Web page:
Home > Managing Debt > 4 Reasons to Pay Your Credit Card Bill Before It’s Due

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There are many good reasons to never pay your credit card bill late, but are there any good reasons to pay it early? It would seem to go against all common sense to send in a payment well before the due date, but the more you understand about how credit cards and credit reports work, it can be smart idea under some circumstances.

Here are four reasons why you might consider paying your credit card early.

1. Save Money on Interest Charges

When you carry a balance on your credit card account, you accumulate interest charges each day, based on your daily balance. So when you make a payment before the due date, you are lowering your average daily balance, which can reduce your interest charges significantly. Also, think of it this way: Since you earn very little interest from keeping money in a checking or savings account, but pay much more for that high-interest credit card debt, you stand to save money in the long run by making payments to your credit card as soon as possible. If you want to know how long it will take you to pay off that balance, this calculator can help you.

2. Improve Your Credit Score

When your statement period ends, and a statement is issued, that balance is reported to the major credit reporting agencies as debt, even if you ultimately avoid interest by paying your balance in full by the due date. That reported debt can lower your credit score if your balance is high during a particular month. By paying off all or some of your balance before the statement cycle even closes, you can reduce your debt-to-credit ratio and improve your credit score (you can see how this factor is affecting your credit scores by checking your free credit report data on Credit.com). This can be an especially important factor when you are applying for a home mortgage or another line of credit.

3. Pay Off Your Debt Sooner

By making an early payment, you are committing your funds to paying off your debt, rather than merely planning on doing so in the future. Without having those funds available for other discretionary expenditures, you are unable to change your mind and spend the money elsewhere.

4. Free Up Your Line of Credit

If you anticipate making a large purchase, you can quickly use up your line of credit before a payment is even due. This is especially true when you consider that the typical statement period is about 30 days long, and your grace period, the time between statement closing and the payment due date, can be 21 to 25 additional days. And if you are traveling and have holds placed on your account by hotels or rental car agencies, then you may have even less of your credit line available by the time the due date arrives. By making early payments, you can free up your line of credit and ensure that all of your charges are approved.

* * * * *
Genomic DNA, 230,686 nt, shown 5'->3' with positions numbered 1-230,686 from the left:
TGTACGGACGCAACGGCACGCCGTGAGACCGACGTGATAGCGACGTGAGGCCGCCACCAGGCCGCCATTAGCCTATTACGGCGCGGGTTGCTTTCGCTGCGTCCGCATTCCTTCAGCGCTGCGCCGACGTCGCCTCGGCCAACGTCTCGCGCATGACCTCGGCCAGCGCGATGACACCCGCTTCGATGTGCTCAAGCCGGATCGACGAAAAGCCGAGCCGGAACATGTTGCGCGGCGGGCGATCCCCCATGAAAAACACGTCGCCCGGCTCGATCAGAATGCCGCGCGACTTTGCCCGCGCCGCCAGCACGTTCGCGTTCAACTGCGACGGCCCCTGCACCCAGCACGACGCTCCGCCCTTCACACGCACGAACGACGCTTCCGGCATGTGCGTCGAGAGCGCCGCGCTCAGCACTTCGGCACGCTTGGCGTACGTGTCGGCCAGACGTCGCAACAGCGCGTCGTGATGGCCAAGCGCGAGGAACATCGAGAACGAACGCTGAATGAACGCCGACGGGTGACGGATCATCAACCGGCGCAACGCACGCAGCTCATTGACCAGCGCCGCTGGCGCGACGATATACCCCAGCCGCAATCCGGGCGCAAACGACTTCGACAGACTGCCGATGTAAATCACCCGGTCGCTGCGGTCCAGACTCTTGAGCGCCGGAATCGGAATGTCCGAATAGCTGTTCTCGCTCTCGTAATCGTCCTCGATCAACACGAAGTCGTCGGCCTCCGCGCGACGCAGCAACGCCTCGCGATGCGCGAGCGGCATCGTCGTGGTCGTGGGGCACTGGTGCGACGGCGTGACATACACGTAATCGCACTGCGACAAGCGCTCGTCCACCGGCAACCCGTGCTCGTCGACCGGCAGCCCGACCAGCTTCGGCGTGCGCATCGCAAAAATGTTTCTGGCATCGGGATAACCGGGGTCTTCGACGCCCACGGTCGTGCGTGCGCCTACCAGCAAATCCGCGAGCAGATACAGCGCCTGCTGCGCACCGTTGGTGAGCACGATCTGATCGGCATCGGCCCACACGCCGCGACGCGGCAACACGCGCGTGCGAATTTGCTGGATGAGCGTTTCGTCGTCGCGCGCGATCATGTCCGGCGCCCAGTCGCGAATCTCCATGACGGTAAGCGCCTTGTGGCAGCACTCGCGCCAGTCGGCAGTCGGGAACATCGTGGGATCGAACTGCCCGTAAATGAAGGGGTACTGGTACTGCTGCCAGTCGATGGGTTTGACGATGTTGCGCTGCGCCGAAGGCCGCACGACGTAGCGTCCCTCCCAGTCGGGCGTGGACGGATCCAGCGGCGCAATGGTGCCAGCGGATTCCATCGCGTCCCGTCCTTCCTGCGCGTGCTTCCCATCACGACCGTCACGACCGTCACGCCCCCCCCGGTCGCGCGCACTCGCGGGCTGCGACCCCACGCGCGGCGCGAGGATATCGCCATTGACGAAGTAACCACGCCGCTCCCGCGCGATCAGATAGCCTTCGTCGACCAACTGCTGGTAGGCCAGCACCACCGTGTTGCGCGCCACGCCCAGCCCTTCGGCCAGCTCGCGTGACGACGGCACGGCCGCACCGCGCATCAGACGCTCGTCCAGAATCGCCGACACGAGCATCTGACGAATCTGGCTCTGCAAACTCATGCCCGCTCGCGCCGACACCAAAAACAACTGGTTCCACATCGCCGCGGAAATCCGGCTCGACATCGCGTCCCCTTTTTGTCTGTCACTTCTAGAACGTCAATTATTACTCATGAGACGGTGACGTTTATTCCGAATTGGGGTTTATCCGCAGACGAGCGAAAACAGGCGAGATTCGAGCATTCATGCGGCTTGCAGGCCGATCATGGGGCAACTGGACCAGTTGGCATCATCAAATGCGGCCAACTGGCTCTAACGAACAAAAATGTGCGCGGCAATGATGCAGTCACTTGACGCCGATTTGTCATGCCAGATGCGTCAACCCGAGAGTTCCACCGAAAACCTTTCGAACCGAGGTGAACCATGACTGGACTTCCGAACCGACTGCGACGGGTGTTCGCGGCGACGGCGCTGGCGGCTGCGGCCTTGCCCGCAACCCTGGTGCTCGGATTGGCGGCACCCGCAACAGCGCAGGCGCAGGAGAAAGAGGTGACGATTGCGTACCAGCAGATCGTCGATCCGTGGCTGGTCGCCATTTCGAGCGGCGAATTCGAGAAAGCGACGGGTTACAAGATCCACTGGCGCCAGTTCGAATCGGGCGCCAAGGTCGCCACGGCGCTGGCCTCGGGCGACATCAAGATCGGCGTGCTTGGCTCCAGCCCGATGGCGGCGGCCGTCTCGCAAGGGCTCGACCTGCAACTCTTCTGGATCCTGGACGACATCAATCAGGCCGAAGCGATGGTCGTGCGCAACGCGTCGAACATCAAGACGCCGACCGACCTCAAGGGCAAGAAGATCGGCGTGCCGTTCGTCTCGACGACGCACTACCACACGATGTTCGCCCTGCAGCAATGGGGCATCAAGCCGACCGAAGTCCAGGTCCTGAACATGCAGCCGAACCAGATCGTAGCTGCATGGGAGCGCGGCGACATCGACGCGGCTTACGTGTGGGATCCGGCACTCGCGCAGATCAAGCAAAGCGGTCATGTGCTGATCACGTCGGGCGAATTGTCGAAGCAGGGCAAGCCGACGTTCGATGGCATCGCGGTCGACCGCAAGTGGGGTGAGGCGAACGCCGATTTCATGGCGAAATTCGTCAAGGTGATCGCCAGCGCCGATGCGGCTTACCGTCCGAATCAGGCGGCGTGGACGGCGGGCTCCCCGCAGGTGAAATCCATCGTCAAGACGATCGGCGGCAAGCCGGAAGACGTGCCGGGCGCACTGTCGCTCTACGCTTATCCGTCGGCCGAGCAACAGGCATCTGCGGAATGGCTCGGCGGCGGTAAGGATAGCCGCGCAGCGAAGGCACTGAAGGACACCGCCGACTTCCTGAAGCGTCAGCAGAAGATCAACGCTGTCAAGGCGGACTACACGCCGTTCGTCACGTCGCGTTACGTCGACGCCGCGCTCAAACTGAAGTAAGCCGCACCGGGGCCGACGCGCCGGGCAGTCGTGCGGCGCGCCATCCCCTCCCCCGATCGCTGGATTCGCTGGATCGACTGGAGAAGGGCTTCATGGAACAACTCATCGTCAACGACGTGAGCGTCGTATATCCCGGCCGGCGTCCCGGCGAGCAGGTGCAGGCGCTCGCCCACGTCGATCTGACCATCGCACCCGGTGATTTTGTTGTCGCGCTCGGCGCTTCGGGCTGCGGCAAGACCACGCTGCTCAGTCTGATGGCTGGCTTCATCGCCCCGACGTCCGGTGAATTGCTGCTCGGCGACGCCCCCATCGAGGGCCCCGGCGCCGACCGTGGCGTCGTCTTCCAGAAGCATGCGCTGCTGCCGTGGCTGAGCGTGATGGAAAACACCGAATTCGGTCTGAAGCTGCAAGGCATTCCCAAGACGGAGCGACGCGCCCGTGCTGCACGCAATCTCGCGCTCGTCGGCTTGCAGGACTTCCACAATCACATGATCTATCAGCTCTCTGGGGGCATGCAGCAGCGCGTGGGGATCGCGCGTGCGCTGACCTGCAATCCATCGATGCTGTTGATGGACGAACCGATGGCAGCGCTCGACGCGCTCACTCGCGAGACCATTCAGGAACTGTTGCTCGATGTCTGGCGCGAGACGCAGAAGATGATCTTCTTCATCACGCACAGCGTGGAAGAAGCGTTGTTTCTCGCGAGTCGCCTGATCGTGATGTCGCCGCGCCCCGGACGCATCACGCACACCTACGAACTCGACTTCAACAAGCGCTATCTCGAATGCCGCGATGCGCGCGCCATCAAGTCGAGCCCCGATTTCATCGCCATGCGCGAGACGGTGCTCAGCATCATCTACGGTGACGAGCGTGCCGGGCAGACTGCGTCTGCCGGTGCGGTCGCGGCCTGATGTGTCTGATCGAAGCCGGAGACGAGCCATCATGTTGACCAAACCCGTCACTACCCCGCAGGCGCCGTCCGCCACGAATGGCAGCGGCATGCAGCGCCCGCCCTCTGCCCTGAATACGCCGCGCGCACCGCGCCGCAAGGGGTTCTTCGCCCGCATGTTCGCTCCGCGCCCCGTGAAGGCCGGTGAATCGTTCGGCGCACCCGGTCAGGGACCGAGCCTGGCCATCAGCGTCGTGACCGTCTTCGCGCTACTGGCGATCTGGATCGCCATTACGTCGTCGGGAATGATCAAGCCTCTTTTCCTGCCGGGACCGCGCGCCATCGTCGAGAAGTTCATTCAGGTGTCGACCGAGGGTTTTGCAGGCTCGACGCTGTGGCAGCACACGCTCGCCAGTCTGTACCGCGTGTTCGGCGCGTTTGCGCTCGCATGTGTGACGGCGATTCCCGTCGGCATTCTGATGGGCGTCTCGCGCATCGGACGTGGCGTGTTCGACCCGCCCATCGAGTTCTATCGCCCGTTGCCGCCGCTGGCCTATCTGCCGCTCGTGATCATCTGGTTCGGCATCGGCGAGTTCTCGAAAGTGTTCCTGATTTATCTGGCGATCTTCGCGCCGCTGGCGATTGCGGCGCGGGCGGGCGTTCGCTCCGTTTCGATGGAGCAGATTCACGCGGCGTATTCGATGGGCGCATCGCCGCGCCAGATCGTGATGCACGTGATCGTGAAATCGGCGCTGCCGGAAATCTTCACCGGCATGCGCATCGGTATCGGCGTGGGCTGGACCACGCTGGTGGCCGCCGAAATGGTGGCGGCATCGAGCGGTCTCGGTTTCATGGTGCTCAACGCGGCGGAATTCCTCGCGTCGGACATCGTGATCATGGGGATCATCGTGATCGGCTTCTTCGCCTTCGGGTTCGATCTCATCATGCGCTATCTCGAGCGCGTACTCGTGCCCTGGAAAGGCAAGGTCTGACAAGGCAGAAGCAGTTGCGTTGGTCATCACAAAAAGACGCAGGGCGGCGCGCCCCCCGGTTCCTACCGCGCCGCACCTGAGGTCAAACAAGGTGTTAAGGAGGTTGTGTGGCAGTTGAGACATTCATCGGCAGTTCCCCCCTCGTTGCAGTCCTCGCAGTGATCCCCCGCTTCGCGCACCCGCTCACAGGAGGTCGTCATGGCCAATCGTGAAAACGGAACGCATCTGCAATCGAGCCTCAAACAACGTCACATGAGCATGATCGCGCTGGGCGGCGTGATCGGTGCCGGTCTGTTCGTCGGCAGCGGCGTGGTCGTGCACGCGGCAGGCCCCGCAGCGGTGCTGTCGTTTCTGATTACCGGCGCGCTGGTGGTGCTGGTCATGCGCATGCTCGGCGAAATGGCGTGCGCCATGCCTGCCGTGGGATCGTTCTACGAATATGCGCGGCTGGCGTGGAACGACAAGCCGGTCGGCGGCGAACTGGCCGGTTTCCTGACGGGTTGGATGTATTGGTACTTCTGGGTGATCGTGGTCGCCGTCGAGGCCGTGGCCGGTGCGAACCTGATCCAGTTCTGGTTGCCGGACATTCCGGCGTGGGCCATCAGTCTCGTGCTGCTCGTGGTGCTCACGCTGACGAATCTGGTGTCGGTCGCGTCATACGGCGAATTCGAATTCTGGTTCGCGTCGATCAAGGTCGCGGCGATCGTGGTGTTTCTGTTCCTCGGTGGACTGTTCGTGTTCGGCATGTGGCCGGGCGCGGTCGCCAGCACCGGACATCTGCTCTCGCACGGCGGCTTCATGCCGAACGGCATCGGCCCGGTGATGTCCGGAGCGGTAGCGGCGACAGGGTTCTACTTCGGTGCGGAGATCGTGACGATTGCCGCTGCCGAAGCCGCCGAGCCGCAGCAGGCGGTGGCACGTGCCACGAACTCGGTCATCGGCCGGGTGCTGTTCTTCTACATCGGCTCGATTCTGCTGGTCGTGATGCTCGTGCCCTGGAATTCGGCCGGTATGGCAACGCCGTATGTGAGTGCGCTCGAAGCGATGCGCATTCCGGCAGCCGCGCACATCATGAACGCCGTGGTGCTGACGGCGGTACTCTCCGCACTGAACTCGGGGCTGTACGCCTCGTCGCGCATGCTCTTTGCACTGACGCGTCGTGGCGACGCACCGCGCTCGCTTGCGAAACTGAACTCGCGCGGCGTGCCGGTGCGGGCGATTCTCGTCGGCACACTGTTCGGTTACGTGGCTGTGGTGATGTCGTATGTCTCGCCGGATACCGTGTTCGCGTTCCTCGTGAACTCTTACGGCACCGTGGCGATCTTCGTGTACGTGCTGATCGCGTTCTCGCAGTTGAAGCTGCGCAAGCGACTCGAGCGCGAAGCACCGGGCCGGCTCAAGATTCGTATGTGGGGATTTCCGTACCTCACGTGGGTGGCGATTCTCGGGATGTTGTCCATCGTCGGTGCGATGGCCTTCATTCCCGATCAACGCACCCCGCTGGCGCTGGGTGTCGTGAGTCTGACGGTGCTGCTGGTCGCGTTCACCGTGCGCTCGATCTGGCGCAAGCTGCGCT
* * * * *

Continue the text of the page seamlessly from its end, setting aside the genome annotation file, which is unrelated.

When Not to Pay Your Bill Early

While there may be some very good reasons for cardholders to pay their bills early, it won’t make sense for everyone. If you are always avoiding interest by paying your statement in full, and you aren’t using a large amount of your credit line, then waiting until just before your due date to make a payment can be ideal. In this situation, you aren’t saving any money on interest charges, and your funds will remain available to you in your bank account for as long as possible.

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  • bbt

    Keep in mind that by paying off your credit card statement early, you negate any benefit that your card may give you in terms of rewards or cash back. Rewards and cash back are normally calculated against the balance on your credit card statement, so if you pay it off early, you won’t earn any of the rewards on the amount that you paid early.

    • http://www.credit.com/ Credit.com Credit Experts

      Smart to check the terms of agreement. What you say may be true for some cards, but it is not true for all.

    • Cooley_ATL

      That is not correct. Dollar spent is dollar spent…cashback only on balance, now that’s just silly.

  • Dianne

    This advice can work against you. Last month I made a partial payment one week before the statement was issued and the rest before the due date, only to discover $100 worth of interest on the next statement. The reason? My early payment was applied to the previous month (whose balance was zero because I already paid in full) and since the second payment didn’t by itself cover the entire statement, I was charged interest on the difference. Yes, I was charged interest because I overpaid and my account was in credit. I may be the only person on the planet who’s dumb enough to pay before the billing period is done – apparently their computer systems can’t handle it.

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